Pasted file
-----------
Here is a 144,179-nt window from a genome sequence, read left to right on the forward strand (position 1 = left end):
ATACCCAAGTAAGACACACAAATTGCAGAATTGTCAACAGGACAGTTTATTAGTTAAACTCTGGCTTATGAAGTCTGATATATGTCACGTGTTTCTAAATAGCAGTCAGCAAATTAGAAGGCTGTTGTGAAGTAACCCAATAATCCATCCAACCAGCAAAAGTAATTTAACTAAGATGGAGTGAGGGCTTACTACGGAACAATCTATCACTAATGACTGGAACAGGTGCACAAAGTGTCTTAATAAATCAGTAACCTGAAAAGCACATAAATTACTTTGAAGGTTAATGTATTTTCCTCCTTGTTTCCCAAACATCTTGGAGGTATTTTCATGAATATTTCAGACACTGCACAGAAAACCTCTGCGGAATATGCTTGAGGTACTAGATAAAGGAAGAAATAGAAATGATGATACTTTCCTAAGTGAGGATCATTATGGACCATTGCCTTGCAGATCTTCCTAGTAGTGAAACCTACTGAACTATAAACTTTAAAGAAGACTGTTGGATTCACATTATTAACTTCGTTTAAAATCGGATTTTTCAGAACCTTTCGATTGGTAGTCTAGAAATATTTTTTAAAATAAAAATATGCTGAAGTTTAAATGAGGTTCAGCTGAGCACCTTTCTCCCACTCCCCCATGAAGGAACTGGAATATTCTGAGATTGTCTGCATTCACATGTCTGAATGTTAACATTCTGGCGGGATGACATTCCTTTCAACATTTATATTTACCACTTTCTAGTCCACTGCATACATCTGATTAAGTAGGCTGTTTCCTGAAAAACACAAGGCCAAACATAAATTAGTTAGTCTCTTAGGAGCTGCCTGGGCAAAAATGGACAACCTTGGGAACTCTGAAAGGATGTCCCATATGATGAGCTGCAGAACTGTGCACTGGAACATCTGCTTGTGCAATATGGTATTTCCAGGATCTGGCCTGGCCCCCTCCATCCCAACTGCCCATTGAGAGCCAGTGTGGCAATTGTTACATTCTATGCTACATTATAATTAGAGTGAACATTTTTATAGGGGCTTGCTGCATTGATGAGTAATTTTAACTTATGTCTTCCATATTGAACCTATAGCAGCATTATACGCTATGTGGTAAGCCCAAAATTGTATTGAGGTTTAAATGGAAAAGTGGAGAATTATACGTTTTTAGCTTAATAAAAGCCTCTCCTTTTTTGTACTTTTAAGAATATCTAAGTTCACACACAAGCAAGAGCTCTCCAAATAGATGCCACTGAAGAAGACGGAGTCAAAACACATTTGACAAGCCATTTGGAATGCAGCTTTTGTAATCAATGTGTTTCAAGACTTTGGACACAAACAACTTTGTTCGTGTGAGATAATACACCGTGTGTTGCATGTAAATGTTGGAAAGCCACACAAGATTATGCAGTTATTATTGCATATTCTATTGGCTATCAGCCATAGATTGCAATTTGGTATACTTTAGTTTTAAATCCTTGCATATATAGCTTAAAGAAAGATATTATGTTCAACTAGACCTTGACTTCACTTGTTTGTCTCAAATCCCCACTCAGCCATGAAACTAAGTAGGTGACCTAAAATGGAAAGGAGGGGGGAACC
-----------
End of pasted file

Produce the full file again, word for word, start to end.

Here is a 144,179-nt window from a genome sequence, read left to right on the forward strand (position 1 = left end):
ATACCCAAGTAAGACACACAAATTGCAGAATTGTCAACAGGACAGTTTATTAGTTAAACTCTGGCTTATGAAGTCTGATATATGTCACGTGTTTCTAAATAGCAGTCAGCAAATTAGAAGGCTGTTGTGAAGTAACCCAATAATCCATCCAACCAGCAAAAGTAATTTAACTAAGATGGAGTGAGGGCTTACTACGGAACAATCTATCACTAATGACTGGAACAGGTGCACAAAGTGTCTTAATAAATCAGTAACCTGAAAAGCACATAAATTACTTTGAAGGTTAATGTATTTTCCTCCTTGTTTCCCAAACATCTTGGAGGTATTTTCATGAATATTTCAGACACTGCACAGAAAACCTCTGCGGAATATGCTTGAGGTACTAGATAAAGGAAGAAATAGAAATGATGATACTTTCCTAAGTGAGGATCATTATGGACCATTGCCTTGCAGATCTTCCTAGTAGTGAAACCTACTGAACTATAAACTTTAAAGAAGACTGTTGGATTCACATTATTAACTTCGTTTAAAATCGGATTTTTCAGAACCTTTCGATTGGTAGTCTAGAAATATTTTTTAAAATAAAAATATGCTGAAGTTTAAATGAGGTTCAGCTGAGCACCTTTCTCCCACTCCCCCATGAAGGAACTGGAATATTCTGAGATTGTCTGCATTCACATGTCTGAATGTTAACATTCTGGCGGGATGACATTCCTTTCAACATTTATATTTACCACTTTCTAGTCCACTGCATACATCTGATTAAGTAGGCTGTTTCCTGAAAAACACAAGGCCAAACATAAATTAGTTAGTCTCTTAGGAGCTGCCTGGGCAAAAATGGACAACCTTGGGAACTCTGAAAGGATGTCCCATATGATGAGCTGCAGAACTGTGCACTGGAACATCTGCTTGTGCAATATGGTATTTCCAGGATCTGGCCTGGCCCCCTCCATCCCAACTGCCCATTGAGAGCCAGTGTGGCAATTGTTACATTCTATGCTACATTATAATTAGAGTGAACATTTTTATAGGGGCTTGCTGCATTGATGAGTAATTTTAACTTATGTCTTCCATATTGAACCTATAGCAGCATTATACGCTATGTGGTAAGCCCAAAATTGTATTGAGGTTTAAATGGAAAAGTGGAGAATTATACGTTTTTAGCTTAATAAAAGCCTCTCCTTTTTTGTACTTTTAAGAATATCTAAGTTCACACACAAGCAAGAGCTCTCCAAATAGATGCCACTGAAGAAGACGGAGTCAAAACACATTTGACAAGCCATTTGGAATGCAGCTTTTGTAATCAATGTGTTTCAAGACTTTGGACACAAACAACTTTGTTCGTGTGAGATAATACACCGTGTGTTGCATGTAAATGTTGGAAAGCCACACAAGATTATGCAGTTATTATTGCATATTCTATTGGCTATCAGCCATAGATTGCAATTTGGTATACTTTAGTTTTAAATCCTTGCATATATAGCTTAAAGAAAGATATTATGTTCAACTAGACCTTGACTTCACTTGTTTGTCTCAAATCCCCACTCAGCCATGAAACTAAGTAGGTGACCTAAAATGGAAAGGAGGGGGGAACC